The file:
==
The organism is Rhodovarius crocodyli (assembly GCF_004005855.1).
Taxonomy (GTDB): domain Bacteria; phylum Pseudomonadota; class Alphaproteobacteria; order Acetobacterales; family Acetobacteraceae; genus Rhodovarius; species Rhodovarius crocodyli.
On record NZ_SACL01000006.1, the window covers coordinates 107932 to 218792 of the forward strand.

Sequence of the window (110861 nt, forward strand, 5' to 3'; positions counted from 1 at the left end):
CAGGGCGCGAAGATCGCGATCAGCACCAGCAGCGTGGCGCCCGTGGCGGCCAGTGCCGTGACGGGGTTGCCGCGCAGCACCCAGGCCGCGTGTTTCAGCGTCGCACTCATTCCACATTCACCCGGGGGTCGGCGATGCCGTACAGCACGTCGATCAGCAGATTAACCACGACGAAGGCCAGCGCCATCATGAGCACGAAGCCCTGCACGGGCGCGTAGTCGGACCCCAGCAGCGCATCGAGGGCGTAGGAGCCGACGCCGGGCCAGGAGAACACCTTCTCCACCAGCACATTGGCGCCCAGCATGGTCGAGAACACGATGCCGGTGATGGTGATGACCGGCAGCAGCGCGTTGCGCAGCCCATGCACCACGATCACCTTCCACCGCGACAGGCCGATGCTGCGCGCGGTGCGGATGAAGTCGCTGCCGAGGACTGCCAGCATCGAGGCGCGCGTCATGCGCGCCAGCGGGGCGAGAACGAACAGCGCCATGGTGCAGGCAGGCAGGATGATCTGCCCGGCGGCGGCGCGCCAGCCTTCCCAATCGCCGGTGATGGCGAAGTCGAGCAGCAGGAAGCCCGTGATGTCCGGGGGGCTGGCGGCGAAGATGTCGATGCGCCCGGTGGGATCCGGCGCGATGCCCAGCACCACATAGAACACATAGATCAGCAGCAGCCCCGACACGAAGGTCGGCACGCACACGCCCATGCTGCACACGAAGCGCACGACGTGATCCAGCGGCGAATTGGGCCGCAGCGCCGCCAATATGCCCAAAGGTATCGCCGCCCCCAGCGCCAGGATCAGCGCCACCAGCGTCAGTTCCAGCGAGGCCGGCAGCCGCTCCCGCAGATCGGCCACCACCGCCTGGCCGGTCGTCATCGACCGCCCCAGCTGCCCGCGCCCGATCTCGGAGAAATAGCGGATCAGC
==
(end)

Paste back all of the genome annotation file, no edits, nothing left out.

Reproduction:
The organism is Rhodovarius crocodyli (assembly GCF_004005855.1).
Taxonomy (GTDB): domain Bacteria; phylum Pseudomonadota; class Alphaproteobacteria; order Acetobacterales; family Acetobacteraceae; genus Rhodovarius; species Rhodovarius crocodyli.
On record NZ_SACL01000006.1, the window covers coordinates 107932 to 218792 of the forward strand.

Sequence of the window (110861 nt, forward strand, 5' to 3'; positions counted from 1 at the left end):
CAGGGCGCGAAGATCGCGATCAGCACCAGCAGCGTGGCGCCCGTGGCGGCCAGTGCCGTGACGGGGTTGCCGCGCAGCACCCAGGCCGCGTGTTTCAGCGTCGCACTCATTCCACATTCACCCGGGGGTCGGCGATGCCGTACAGCACGTCGATCAGCAGATTAACCACGACGAAGGCCAGCGCCATCATGAGCACGAAGCCCTGCACGGGCGCGTAGTCGGACCCCAGCAGCGCATCGAGGGCGTAGGAGCCGACGCCGGGCCAGGAGAACACCTTCTCCACCAGCACATTGGCGCCCAGCATGGTCGAGAACACGATGCCGGTGATGGTGATGACCGGCAGCAGCGCGTTGCGCAGCCCATGCACCACGATCACCTTCCACCGCGACAGGCCGATGCTGCGCGCGGTGCGGATGAAGTCGCTGCCGAGGACTGCCAGCATCGAGGCGCGCGTCATGCGCGCCAGCGGGGCGAGAACGAACAGCGCCATGGTGCAGGCAGGCAGGATGATCTGCCCGGCGGCGGCGCGCCAGCCTTCCCAATCGCCGGTGATGGCGAAGTCGAGCAGCAGGAAGCCCGTGATGTCCGGGGGGCTGGCGGCGAAGATGTCGATGCGCCCGGTGGGATCCGGCGCGATGCCCAGCACCACATAGAACACATAGATCAGCAGCAGCCCCGACACGAAGGTCGGCACGCACACGCCCATGCTGCACACGAAGCGCACGACGTGATCCAGCGGCGAATTGGGCCGCAGCGCCGCCAATATGCCCAAAGGTATCGCCGCCCCCAGCGCCAGGATCAGCGCCACCAGCGTCAGTTCCAGCGAGGCCGGCAGCCGCTCCCGCAGATCGGCCACCACCGCCTGGCCGGTCGTCATCGACCGCCCCAGCTGCCCGCGCCCGATCTCGGAGAAATAGCGGATCAGC